I started taking piano lessons at around 6. My older brother Adam was showing off on the piano on the regular, and as his professional shadow I of course wanted to join his exclusive cool kid club. So I begged my Mom to let me go too and she agreed. I’m sure it was all her idea in the first place. The only problem was is I had my ears tainted with rock n’ roll, catchy Disney songs, Stevie Wonder, and Aerosmith (because they did Dude Looks like a Lady from Mrs. Doubtfire: RIP Robin Williams).
Now, you can imagine my disappointment when I go into my first set of piano lessons and I’m hearing this lecture over and over again from the local church lady.
“Now, I know you want to play the blues & rock n’ roll Kyle, but how about we try one of these hymns or a classical piece that I’m more comfortable teaching you?” – Piano Church Lady Person
This resulted in me developing a love / hate relationship with the piano that I’ve now been playing for over 28 years. My fingers play it beautifully with spite.
If classical music and hymns are your cup of tea, then more power to ya, but I grew up listening to Motown, the Beatles, and The Rolling Stones while bopping about in the car seat with my pacifier — so church hymns were the last thing on my cool-things-radar.
The Importance of Balance
“No skill is a bad skill Kyle.” – Dad
In high school, I loved to read books, excessively watch movies, film stupid skits with my friends (again no YouTube), and listen to, write & record music. Those were my only cares. However, I was told by everyone around me that these things weren’t the correct path. What is the correct path? Is there one? Why is there only one? There was an ever-present societal effort to beat the creativity out of me so that I could have better odds to succeed. Who came up with this metric for success? Many countries have this same problem, and have it bad.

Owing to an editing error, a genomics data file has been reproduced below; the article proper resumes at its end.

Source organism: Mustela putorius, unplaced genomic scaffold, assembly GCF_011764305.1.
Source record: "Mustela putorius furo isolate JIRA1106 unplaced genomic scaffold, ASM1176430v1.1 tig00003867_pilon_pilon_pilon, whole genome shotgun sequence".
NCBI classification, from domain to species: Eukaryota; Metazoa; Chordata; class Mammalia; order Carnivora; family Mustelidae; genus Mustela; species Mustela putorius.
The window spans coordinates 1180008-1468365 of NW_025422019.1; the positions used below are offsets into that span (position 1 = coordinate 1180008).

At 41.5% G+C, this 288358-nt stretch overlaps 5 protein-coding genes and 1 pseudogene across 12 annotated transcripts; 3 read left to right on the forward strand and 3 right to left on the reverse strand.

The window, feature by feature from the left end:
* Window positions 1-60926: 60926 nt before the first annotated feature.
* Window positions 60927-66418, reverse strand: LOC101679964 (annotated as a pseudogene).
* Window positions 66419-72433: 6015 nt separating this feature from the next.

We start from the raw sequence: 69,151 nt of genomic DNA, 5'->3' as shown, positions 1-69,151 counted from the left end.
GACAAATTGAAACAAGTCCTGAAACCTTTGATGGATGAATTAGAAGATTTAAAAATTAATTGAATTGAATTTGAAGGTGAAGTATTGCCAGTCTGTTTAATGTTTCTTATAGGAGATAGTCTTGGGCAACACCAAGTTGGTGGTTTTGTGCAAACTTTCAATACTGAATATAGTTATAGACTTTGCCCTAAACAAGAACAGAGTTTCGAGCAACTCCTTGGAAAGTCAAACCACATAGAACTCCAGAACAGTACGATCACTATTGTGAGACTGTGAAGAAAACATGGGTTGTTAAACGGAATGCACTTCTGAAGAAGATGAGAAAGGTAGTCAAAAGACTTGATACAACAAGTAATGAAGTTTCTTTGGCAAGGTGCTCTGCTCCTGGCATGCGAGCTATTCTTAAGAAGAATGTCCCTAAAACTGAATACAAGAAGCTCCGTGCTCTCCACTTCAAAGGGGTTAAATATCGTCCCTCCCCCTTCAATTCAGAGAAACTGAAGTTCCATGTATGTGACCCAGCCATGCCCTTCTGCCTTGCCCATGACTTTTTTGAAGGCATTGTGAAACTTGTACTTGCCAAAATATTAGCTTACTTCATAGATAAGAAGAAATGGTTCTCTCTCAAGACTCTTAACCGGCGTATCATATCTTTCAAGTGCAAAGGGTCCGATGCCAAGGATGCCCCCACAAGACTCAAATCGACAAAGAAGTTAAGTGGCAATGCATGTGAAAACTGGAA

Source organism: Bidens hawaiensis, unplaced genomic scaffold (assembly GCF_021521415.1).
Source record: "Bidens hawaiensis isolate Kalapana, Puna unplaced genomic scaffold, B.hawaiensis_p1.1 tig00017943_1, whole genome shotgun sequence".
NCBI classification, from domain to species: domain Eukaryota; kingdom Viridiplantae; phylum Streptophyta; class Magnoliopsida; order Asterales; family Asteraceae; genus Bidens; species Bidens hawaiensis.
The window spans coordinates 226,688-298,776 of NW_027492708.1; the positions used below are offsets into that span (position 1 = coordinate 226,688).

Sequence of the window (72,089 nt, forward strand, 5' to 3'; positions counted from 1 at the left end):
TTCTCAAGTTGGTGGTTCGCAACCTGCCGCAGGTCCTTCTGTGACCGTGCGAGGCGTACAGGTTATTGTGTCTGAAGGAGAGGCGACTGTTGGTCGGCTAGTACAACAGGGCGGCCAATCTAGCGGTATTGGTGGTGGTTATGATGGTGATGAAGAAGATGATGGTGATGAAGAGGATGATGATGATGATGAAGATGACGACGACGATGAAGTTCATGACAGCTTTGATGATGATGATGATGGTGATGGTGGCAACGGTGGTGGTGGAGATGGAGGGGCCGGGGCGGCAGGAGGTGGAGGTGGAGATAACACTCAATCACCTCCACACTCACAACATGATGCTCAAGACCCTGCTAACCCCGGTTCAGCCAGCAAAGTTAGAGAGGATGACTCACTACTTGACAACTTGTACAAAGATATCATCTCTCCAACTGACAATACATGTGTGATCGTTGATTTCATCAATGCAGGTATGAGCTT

No one emphasized that literally any subject matter could lead to a prospering career. It’s particularly easy when you pair the subject matter with technology — Informatics. Why do we need to learn algebra? Well let’s show them how to program a video game (something they’re interested in) and then let them know that if they love doing this they can have a very prosperous life. The word, “design” was never iterated once by any of my teachers. The concept of doing revisions didn’t even come until I took a creative writing class in college. My computer class at 16 consisted of demonstrating that I could type 125wpm to the teacher and he gave me an automatic A+ for the year. I spent the class playing Yahoo’s billiard game with one of my friends. Great. Thanks.
Teachers didn’t (and still struggle with) teaching relevant life lessons through their subject matter. All students are wanting to know, “How does this topic apply to my life?” and, “What would my life look like if I pursued it?”
I would imagine that all of those people that yelled at their kids for “wasting time playing video games” are now having their minds blown with the realization that people live streaming video games 12 hours a day are now pulling in over $20 million a year.
Many likely have felt similar things (regardless of generation). Some of them may continue the tradition, while others may try to over-correct things, and this is why it’s critical that we maintain a balance. It’s logical to go, “Hey, if you study business, law, or medicine you’re very likely to have a successful life filled with wealth, job security, and fancy vacations.”
However, it’s also just as logical to say, “Hey, it’s ok to love what you do, and if you love it enough you’ll figure out a way to sustain the kind of lifestyle you want while doing it.” Let’s help guide the iterations of people’s existence, not force them to do the thing for society’s sake.
Creating Nullen, meaning “To Nourish”
I realized as soon as I let go of all of the society pressures of what was expected of me that it could free my mind and heart to follow the exact path I wanted to follow. And for me, it wasn’t about one path, it was about multiple paths. I believed that with the Internet I could do more than one type of job. That if I wanted to teach people to be the best version of themselves I could. If I wanted to make a song for a YouTube video I could easily lead that effort. If the job called for a professional interview with a grumpy person that refused to talk about themselves — sign me up…website design, SEO, social media management, PR statements, design thinking processes in a nonprofit environment, teaching foster kids how to do cool stuff, teaching adults how to do cool stuff, giving presentations to seniors on why young people are motivated to be transparent, or raising $100,000 of donations by breaking the status quo.